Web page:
From time to time I’m inspired by fashion photography to paint quick little watercolor figurinos, which is how we referred to “fashion figures” at school in Florence. Here’s one I did from last week which shows the figurino wearing a yellow T-shirt and white jeans.
Tag Archives: fashion
While in Los Angeles this weekend, I went to the city’s fashion district. Painted signs like the one below greet one and all, along with all the hustle and bustle that this colorful neighborhood, located in downtown Los Angeles, has to offer.
The highlight of my visit was a trip to Michael Levine’s, an incredible fabric store with the largest selection of ecological materials I’ve ever seen. From lyocell and knit bamboo to organic cotton and terry cloth, the fabrics on display provide endless possibilities for the creation of sustainable fashion.
It inspired me to draw this sketch of a dress that would play up the rows of eyelets that make up this pretty material. Would you buy this from Aventura Clothing if they made it?
What does sustainable fashion mean? It’s a question that is increasingly being asked by people in the fashion industry, such as Vanessa Friedman, the FT’s fashion editor. In her February 10, 2010 article on the topic, she points out that the definition varies according to who you ask. She concluded that there is no collective answer yet because ” . . . we are in the middle of a paradigm shift.”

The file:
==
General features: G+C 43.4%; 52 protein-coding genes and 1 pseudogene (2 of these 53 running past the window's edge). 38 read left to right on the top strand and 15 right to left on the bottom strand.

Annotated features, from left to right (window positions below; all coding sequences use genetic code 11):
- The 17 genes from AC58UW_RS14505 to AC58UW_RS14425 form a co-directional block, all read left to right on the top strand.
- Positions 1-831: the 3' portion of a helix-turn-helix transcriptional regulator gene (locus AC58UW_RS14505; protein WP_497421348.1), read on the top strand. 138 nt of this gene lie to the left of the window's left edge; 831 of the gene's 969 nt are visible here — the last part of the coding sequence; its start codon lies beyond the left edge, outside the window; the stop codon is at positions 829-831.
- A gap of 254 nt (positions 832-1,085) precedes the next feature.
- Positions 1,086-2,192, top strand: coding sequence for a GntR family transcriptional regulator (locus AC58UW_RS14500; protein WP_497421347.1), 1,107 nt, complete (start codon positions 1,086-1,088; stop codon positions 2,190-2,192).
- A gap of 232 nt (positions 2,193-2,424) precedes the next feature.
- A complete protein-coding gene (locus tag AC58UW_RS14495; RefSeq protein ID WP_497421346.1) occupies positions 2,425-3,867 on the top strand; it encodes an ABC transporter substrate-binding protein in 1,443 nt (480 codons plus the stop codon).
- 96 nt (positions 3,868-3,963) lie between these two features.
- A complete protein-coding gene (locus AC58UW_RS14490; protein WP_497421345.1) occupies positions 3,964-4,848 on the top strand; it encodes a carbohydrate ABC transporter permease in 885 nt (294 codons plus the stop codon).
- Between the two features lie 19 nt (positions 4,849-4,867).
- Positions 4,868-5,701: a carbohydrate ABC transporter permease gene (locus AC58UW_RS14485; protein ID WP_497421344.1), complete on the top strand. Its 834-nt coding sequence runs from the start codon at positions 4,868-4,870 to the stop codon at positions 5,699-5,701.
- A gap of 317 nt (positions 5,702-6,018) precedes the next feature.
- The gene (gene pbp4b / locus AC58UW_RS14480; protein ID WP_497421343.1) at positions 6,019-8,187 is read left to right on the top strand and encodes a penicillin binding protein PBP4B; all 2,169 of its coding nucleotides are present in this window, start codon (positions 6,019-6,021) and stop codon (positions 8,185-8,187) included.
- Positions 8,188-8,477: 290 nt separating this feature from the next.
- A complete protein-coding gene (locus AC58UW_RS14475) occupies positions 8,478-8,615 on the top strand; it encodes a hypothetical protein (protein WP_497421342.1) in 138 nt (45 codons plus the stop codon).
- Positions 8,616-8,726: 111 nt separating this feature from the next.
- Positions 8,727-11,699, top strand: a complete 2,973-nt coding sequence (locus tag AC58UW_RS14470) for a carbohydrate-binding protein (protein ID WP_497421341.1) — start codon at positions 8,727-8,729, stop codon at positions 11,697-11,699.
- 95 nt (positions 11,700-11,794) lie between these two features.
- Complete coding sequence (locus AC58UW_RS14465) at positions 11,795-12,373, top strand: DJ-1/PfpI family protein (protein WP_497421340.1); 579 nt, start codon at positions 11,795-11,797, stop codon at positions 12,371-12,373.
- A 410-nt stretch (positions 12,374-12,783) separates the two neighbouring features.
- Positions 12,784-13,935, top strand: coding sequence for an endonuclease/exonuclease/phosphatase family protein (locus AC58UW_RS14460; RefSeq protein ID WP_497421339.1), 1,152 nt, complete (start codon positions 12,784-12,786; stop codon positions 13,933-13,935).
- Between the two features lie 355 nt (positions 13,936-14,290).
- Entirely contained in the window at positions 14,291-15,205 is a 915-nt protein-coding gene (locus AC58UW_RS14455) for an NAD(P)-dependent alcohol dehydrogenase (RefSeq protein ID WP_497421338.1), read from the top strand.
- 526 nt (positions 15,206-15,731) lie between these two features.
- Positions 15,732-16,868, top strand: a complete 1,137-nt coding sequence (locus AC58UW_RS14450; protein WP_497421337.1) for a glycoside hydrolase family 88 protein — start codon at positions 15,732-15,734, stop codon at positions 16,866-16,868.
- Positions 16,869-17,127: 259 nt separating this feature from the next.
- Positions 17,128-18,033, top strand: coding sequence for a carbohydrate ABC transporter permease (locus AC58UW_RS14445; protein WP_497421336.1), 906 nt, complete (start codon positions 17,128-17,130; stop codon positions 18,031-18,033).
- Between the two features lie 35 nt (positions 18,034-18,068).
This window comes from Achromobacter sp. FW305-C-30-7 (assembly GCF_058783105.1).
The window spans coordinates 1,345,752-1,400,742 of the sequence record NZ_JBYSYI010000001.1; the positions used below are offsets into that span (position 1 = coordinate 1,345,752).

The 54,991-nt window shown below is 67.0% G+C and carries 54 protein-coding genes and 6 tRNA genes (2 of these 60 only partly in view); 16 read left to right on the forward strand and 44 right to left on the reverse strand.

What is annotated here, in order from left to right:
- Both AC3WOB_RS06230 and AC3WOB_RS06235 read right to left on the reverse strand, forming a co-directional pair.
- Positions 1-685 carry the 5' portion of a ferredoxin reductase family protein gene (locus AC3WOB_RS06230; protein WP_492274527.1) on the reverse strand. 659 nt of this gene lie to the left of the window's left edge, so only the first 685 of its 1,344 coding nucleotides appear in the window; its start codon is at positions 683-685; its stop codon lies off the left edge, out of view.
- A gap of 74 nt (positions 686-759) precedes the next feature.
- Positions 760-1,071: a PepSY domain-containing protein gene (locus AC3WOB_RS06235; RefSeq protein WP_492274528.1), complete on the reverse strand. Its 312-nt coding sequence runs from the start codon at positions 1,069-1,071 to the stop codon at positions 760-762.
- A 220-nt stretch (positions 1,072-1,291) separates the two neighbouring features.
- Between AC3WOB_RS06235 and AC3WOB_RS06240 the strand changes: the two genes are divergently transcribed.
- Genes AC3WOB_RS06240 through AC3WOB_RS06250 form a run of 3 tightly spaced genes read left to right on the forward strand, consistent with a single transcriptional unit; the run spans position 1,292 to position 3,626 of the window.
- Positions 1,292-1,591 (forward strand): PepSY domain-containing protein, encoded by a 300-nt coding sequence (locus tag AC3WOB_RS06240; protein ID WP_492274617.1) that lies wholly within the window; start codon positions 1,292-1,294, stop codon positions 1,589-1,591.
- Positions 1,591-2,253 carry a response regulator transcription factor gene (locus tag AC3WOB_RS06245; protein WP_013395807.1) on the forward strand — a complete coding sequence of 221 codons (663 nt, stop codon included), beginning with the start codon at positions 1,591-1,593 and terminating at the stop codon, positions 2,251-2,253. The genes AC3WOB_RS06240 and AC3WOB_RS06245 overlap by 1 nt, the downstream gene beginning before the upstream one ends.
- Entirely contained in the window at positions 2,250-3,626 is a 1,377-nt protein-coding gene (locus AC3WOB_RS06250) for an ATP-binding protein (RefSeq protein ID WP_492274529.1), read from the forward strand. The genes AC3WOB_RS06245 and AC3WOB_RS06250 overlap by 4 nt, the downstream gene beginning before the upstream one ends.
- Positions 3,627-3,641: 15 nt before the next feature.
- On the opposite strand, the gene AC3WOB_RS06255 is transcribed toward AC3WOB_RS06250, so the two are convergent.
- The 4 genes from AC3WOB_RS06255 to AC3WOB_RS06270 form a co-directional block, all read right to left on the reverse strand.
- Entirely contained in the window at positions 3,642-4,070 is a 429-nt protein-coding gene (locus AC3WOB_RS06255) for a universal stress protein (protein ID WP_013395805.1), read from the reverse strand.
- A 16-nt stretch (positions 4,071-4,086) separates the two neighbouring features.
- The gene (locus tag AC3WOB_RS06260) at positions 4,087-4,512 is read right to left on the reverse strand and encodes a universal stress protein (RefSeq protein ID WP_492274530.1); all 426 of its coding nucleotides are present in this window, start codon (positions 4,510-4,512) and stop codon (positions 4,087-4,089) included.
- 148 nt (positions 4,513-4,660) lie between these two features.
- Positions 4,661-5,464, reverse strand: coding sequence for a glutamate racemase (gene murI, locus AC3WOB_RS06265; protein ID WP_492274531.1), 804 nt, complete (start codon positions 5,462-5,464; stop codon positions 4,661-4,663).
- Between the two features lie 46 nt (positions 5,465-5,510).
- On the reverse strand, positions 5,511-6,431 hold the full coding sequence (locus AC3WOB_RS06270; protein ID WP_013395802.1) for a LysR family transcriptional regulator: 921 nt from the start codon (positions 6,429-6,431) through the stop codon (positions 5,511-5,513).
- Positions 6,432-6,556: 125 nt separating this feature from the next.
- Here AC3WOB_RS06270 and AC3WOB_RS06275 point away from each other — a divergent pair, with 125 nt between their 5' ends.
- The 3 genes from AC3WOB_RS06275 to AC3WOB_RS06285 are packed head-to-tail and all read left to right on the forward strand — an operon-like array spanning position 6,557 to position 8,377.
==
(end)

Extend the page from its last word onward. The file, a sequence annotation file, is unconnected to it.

In my mind, sustainable fashion has to have a lasting positive impact on a personal, environmental, and social level. Examples of this include apparel and accessories that are:
- Made from recycled materials. Ties into belts, jeans into skirts, tops into hats, these are just some examples of the recycled trend.
- Made from materials grown without the use of pesticides, which cause rashes, harm industry workers, and pollute our planet. Organic cotton comes to mind.
- Made from rapidly renewable materials. One example is fabric made of bamboo, which grows quickly and thrives without the use of fertilizers or pesticides.
- Made in an ethical way. Think handbags made in a cooperative that employs people who would otherwise not have a job.
- Recyclable. Once the useful life of the piece is over, it will biodegrade, instead of adding to a landfill. Think tencel fabric, which is made of woodpulp.
- Vintage. The life of the item is extended so that it stays out of a landfill and new resources are not used to create it.
- Artisanal quality. The maker of the item has comfortable working conditions and enjoys a good quality of life thanks to a higher wage. The product is likely to last season after season, thus reducing your need to buy a new item.
- Locally made. When something is made near you, then less resources were used in the transport of the item. Also, by purchasing the product, it’s like investing in your community.
- Comfortable. The more comfortable an item is, the longer you’ll wear it. Using an item to the end of it’s usable life maximizes the use of the resources that went into making the product.
- Beautiful. Some pieces you cherish all your life and pass down to loved ones, which means less consumption.